How Native Landscaping Makes a Difference
Across the United States hundreds of organizations and governmental groups promote the use of native landscaping by homeowners as a way of providing habitat to urban wildlife. Many of these efforts and programs are branded with claims of "restoring habitat" or "helping pollinators''. Yet, despite how common these programs are, there has been little investigation into whether these programs are working as intended. My lab partnered with St. Louis Audubon Society to assess the effectiveness of their Bring Conservation Home (BCH) program. BCH certifies yards to one of three levels based on meeting certain habitat requirements. We sampled birds, bees, and mosquitoes in houses in each of the categories, as well as houses that are enrolled but have not met the requirements to meet the lowest certification tier. Preliminary results indicate that BCH certification level is correlated to an increase in bird and bee diversity, and a decrease in harmful mosquito abundance. However, the pattern varies in urban, suburban, and exurban neighborhoods.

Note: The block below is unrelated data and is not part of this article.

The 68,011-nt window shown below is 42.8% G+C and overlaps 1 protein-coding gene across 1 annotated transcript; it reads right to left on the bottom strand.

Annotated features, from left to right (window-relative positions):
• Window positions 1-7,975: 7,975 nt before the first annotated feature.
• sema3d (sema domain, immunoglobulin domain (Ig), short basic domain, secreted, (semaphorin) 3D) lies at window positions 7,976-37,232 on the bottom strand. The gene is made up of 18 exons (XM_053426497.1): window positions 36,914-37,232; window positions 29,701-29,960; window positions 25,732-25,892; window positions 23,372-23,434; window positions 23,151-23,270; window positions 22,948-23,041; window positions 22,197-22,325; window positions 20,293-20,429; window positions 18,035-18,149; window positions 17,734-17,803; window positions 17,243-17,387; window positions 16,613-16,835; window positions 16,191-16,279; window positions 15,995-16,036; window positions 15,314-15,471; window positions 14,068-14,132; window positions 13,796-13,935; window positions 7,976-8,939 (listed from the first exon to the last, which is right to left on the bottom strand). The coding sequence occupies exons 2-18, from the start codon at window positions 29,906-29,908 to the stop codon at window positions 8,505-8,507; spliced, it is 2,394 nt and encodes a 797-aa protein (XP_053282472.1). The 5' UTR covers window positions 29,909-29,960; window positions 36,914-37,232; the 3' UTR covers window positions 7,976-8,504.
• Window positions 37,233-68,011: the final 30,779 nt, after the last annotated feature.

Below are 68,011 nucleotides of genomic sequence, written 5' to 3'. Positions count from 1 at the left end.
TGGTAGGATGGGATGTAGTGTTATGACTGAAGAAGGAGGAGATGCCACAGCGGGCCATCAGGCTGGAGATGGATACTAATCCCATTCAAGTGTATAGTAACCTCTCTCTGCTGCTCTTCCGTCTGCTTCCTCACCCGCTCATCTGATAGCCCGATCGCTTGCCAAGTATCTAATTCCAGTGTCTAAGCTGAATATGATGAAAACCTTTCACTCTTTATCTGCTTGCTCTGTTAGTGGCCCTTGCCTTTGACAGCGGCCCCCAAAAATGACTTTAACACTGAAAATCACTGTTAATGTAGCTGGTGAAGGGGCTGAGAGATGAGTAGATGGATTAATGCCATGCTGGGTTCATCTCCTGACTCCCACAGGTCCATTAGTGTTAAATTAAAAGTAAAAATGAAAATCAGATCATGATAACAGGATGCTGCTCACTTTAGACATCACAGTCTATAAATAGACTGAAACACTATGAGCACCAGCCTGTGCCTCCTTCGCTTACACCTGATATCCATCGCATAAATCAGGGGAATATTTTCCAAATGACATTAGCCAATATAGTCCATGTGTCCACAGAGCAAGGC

Gerardo Camilo is a native of Puerto Rico where he grew up, and attended the University of Puerto Rico at Mayaguez. He moved to Texas in 1986 to attend Texas Tech University where he earned a masters degree in entomology in 1988. After completing the MS he moved to the biology department and earned his doctorate in zoology in 1992. From 1992 to 1995 Dr. Camilo was a postdoctoral associate at the Institute for Tropical Ecosystems Studies of the University of Puerto Rico where he worked on food web ecology. He joined the faculty at SLU in 1995, and he is currently full professor and runs the Billiken Bee Lab. You can find more information in his website camilobeelab.com.